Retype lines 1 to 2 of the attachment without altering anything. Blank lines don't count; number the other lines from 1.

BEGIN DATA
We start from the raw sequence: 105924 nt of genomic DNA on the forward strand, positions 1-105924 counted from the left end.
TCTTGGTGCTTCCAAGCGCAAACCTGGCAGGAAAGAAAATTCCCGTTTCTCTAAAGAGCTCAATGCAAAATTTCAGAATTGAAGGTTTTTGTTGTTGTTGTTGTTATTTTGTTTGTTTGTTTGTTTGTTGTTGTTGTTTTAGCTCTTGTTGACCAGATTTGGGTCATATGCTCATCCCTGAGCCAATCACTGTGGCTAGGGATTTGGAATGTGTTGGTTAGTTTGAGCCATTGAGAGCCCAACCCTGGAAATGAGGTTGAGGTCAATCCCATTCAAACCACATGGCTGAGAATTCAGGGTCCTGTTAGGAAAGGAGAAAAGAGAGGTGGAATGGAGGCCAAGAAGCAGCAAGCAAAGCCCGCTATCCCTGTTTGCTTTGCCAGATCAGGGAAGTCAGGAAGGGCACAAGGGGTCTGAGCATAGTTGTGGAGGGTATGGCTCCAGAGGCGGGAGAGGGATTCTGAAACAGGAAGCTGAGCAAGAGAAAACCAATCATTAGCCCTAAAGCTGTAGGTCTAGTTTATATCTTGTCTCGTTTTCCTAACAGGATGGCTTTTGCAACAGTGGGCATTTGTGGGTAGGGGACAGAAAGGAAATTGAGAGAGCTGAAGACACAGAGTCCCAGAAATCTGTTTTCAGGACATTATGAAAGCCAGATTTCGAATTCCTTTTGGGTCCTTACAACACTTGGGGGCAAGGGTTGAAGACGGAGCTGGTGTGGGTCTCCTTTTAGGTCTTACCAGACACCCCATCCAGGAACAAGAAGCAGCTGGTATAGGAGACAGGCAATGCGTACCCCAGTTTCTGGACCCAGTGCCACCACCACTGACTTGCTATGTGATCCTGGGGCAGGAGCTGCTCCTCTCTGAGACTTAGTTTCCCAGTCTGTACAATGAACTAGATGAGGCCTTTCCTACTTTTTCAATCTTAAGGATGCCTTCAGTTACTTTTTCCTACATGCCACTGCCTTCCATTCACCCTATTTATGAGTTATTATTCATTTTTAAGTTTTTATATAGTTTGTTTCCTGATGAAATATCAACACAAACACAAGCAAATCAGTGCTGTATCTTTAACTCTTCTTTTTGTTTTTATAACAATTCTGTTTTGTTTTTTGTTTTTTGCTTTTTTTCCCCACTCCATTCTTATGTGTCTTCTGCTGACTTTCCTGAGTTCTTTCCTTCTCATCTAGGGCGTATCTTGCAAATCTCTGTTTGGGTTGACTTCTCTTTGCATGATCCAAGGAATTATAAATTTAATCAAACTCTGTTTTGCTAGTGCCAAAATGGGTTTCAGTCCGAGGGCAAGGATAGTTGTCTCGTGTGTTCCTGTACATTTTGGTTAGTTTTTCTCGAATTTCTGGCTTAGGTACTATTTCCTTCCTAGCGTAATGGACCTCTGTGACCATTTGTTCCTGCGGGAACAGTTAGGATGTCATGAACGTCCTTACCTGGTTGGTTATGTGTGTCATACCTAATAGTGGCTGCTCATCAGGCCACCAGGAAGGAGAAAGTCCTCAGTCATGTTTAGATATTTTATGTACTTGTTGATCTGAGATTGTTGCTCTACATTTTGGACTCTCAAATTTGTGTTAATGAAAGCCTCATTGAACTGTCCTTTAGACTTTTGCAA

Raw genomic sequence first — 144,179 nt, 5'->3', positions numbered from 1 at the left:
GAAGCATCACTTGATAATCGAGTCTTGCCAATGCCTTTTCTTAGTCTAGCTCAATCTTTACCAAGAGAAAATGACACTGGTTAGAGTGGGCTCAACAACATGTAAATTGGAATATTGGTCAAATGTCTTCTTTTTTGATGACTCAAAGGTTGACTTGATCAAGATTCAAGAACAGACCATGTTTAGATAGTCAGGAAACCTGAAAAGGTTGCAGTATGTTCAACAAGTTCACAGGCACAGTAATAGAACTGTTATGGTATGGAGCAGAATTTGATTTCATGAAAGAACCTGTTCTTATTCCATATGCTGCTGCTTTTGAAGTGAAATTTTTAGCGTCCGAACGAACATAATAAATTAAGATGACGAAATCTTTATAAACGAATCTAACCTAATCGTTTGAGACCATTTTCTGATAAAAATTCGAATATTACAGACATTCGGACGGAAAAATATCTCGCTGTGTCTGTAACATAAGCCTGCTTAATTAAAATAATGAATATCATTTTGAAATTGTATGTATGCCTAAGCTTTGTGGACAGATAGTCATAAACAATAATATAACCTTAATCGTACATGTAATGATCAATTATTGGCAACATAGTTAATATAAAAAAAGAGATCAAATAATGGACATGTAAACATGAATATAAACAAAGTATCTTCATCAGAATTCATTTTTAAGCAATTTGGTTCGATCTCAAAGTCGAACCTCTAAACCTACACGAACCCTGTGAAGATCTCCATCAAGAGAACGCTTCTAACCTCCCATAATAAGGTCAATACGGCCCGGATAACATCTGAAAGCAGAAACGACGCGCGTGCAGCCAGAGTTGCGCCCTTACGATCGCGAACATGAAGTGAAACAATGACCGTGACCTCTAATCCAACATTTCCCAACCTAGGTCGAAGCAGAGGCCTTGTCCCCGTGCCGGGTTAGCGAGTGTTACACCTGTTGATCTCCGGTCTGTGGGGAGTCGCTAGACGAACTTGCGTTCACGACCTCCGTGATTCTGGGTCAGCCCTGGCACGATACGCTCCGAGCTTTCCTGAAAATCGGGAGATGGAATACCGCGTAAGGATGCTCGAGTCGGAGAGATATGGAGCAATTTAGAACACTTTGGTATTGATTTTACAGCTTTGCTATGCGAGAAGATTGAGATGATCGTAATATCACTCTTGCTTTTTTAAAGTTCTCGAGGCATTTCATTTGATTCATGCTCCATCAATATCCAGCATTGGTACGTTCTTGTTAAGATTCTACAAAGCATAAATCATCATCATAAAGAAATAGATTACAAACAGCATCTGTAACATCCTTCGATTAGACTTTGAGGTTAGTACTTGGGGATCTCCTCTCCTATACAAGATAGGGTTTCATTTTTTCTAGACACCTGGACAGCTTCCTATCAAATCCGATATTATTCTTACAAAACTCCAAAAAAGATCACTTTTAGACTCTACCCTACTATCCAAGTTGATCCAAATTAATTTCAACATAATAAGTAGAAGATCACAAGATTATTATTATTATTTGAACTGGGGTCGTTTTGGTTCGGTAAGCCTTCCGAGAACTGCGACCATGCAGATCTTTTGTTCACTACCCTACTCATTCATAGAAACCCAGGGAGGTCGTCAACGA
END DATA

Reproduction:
We start from the raw sequence: 105924 nt of genomic DNA on the forward strand, positions 1-105924 counted from the left end.
TCTTGGTGCTTCCAAGCGCAAACCTGGCAGGAAAGAAAATTCCCGTTTCTCTAAAGAGCTCAATGCAAAATTTCAGAATTGAAGGTTTTTGTTGTTGTTGTTGTTATTTTGTTTGTTTGTTTGTTTGTTGTTGTTGTTTTAGCTCTTGTTGACCAGATTTGGGTCATATGCTCATCCCTGAGCCAATCACTGTGGCTAGGGATTTGGAATGTGTTGGTTAGTTTGAGCCATTGAGAGCCCAACCCTGGAAATGAGGTTGAGGTCAATCCCATTCAAACCACATGGCTGAGAATTCAGGGTCCTGTTAGGAAAGGAGAAAAGAGAGGTGGAATGGAGGCCAAGAAGCAGCAAGCAAAGCCCGCTATCCCTGTTTGCTTTGCCAGATCAGGGAAGTCAGGAAGGGCACAAGGGGTCTGAGCATAGTTGTGGAGGGTATGGCTCCAGAGGCGGGAGAGGGATTCTGAAACAGGAAGCTGAGCAAGAGAAAACCAATCATTAGCCCTAAAGCTGTAGGTCTAGTTTATATCTTGTCTCGTTTTCCTAACAGGATGGCTTTTGCAACAGTGGGCATTTGTGGGTAGGGGACAGAAAGGAAATTGAGAGAGCTGAAGACACAGAGTCCCAGAAATCTGTTTTCAGGACATTATGAAAGCCAGATTTCGAATTCCTTTTGGGTCCTTACAACACTTGGGGGCAAGGGTTGAAGACGGAGCTGGTGTGGGTCTCCTTTTAGGTCTTACCAGACACCCCATCCAGGAACAAGAAGCAGCTGGTATAGGAGACAGGCAATGCGTACCCCAGTTTCTGGACCCAGTGCCACCACCACTGACTTGCTATGTGATCCTGGGGCAGGAGCTGCTCCTCTCTGAGACTTAGTTTCCCAGTCTGTACAATGAACTAGATGAGGCCTTTCCTACTTTTTCAATCTTAAGGATGCCTTCAGTTACTTTTTCCTACATGCCACTGCCTTCCATTCACCCTATTTATGAGTTATTATTCATTTTTAAGTTTTTATATAGTTTGTTTCCTGATGAAATATCAACACAAACACAAGCAAATCAGTGCTGTATCTTTAACTCTTCTTTTTGTTTTTATAACAATTCTGTTTTGTTTTTTGTTTTTTGCTTTTTTTCCCCACTCCATTCTTATGTGTCTTCTGCTGACTTTCCTGAGTTCTTTCCTTCTCATCTAGGGCGTATCTTGCAAATCTCTGTTTGGGTTGACTTCTCTTTGCATGATCCAAGGAATTATAAATTTAATCAAACTCTGTTTTGCTAGTGCCAAAATGGGTTTCAGTCCGAGGGCAAGGATAGTTGTCTCGTGTGTTCCTGTACATTTTGGTTAGTTTTTCTCGAATTTCTGGCTTAGGTACTATTTCCTTCCTAGCGTAATGGACCTCTGTGACCATTTGTTCCTGCGGGAACAGTTAGGATGTCATGAACGTCCTTACCTGGTTGGTTATGTGTGTCATACCTAATAGTGGCTGCTCATCAGGCCACCAGGAAGGAGAAAGTCCTCAGTCATGTTTAGATATTTTATGTACTTGTTGATCTGAGATTGTTGCTCTACATTTTGGACTCTCAAATTTGTGTTAATGAAAGCCTCATTGAACTGTCCTTTAGACTTTTGCAA